1. Lack of sleep

Why: When you’re tired, your levels of the hormone leptin drop and your appetite increases, explains Dr. Oz. What to do about it: “If you can’t get a full 8 hours a night for a few nights in a row, don’t stress,” he says. Melatonin supplements may help.

  1. Your diet

Why: If you’re already eating a low-calorie, low-fat diet and your weight is still creeping up or you can’t shake that fatigue, Dr. Oz says to take a closer look at your food intake, especially the amount of sugar in your diet. “Sugar affects insulin levels,” he explains. “High insulin leads to sugar cravings, which can wreak havoc on your metabolism.” What to do about it: “Cut down on the amount of sugar in your diet, especially the sugary beverages,” he says. “If you can’t cut them out completely, substitute with seltzer and a splash of fruit juice — that way you get the taste and feel of a sugary beverage, but it won’t kill your blood sugar levels.” And, while you’re at it: Watch out for high-fructose corn syrup lurking in packaged foods. Swap unprocessed snacks for processed ones — i.e. pretzels instead of potato chips or crackers — whenever possible. And don’t buy products labeled “reduced sugar” or “sugar-free.” They often contain artificial sweeteners that can actually be worse for your waistline than real sugar.

  1. Stress

How: When you’re stressed, you produce high levels of the hormone cortisol, which triggers the body to store fat in the abdominal area. “When you’re chronically stressed, you also tend to eat more because of the effects of cortisol on blood sugar levels,” Dr. Oz says. What to do about it: Yoga and meditation can help relieve stress by lowering cortisol levels, improving sleep quality and increasing your energy level. “You’ll find that not only will your body shape shift but you’ll also feel more relaxed and at peace, which will help you make better food choices,” says Dr. Oz.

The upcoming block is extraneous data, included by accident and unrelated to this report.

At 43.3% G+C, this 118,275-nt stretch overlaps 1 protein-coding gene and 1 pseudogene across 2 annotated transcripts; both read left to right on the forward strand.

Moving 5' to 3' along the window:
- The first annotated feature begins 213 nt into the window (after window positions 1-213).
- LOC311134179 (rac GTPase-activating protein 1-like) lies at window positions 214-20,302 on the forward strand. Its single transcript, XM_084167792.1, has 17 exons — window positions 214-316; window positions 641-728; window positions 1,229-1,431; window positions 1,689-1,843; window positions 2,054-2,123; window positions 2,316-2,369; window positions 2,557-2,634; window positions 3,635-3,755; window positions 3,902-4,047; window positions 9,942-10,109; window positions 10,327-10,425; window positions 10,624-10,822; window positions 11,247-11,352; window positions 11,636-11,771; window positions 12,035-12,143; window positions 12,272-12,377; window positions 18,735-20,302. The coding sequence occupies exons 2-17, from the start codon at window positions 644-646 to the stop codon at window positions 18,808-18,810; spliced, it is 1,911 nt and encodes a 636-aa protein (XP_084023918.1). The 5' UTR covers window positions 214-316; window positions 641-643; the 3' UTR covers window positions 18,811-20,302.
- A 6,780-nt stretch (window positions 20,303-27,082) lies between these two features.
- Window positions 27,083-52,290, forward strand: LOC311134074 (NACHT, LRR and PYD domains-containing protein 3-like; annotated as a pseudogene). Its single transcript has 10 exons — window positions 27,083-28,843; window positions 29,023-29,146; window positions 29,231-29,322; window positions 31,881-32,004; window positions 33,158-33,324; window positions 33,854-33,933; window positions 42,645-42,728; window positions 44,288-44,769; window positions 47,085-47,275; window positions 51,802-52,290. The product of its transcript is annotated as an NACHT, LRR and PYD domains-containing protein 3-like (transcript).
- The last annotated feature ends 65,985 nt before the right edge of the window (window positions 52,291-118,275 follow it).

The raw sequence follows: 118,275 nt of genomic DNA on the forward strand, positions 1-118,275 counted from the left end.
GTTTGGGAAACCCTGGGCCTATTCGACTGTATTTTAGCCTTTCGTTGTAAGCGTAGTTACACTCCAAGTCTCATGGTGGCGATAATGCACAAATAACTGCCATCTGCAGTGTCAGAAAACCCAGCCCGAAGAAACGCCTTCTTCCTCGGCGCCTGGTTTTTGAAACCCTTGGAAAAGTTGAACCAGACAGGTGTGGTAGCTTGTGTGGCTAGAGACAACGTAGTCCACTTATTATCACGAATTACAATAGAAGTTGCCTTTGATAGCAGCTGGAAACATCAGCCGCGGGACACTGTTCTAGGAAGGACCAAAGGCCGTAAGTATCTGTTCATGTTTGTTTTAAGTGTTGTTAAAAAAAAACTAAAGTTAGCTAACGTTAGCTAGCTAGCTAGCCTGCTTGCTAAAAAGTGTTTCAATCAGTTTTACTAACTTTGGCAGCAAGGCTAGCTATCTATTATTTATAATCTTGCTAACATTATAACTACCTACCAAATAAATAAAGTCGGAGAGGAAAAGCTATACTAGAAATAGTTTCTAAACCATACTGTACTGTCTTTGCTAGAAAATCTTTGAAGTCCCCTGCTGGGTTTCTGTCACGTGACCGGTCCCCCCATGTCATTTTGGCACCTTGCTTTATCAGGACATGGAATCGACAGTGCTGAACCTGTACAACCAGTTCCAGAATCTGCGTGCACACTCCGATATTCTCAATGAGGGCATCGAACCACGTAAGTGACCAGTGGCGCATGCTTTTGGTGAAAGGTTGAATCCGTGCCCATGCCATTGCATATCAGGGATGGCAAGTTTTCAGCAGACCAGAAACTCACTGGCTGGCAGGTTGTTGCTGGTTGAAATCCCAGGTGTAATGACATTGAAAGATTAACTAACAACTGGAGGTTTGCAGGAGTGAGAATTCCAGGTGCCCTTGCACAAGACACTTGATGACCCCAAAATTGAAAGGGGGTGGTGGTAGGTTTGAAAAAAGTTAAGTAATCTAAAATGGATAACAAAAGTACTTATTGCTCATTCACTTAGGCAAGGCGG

1. Your genes

Why: You may not be able to control your parents’ weight but you may still be stuck with their fat-storing genotype — especially if both of them tend to carry extra pounds around the middle , says Dr. Oz. What to do about it: “It’s not your fault,” he says. But, with a little extra effort and some gene-specific suggestions from the doctor , you can turn things around for good .

  1. Not enough protein

How: You may be eating less than you think when it comes to protein — especially if you’re loading up on carbs, says Dr. Oz. “When you eat refined carbohydrates like bread or pasta, your body deals with them almost immediately, so it’s easy to think you don’t need much protein,” he explains. What to do about it: “If you want to lose weight and trim your middle, aim for 10% of your daily calories to come from protein,” says Dr. Oz. “To figure this out, just divide your weight in half and eat that many grams of lean protein per day.”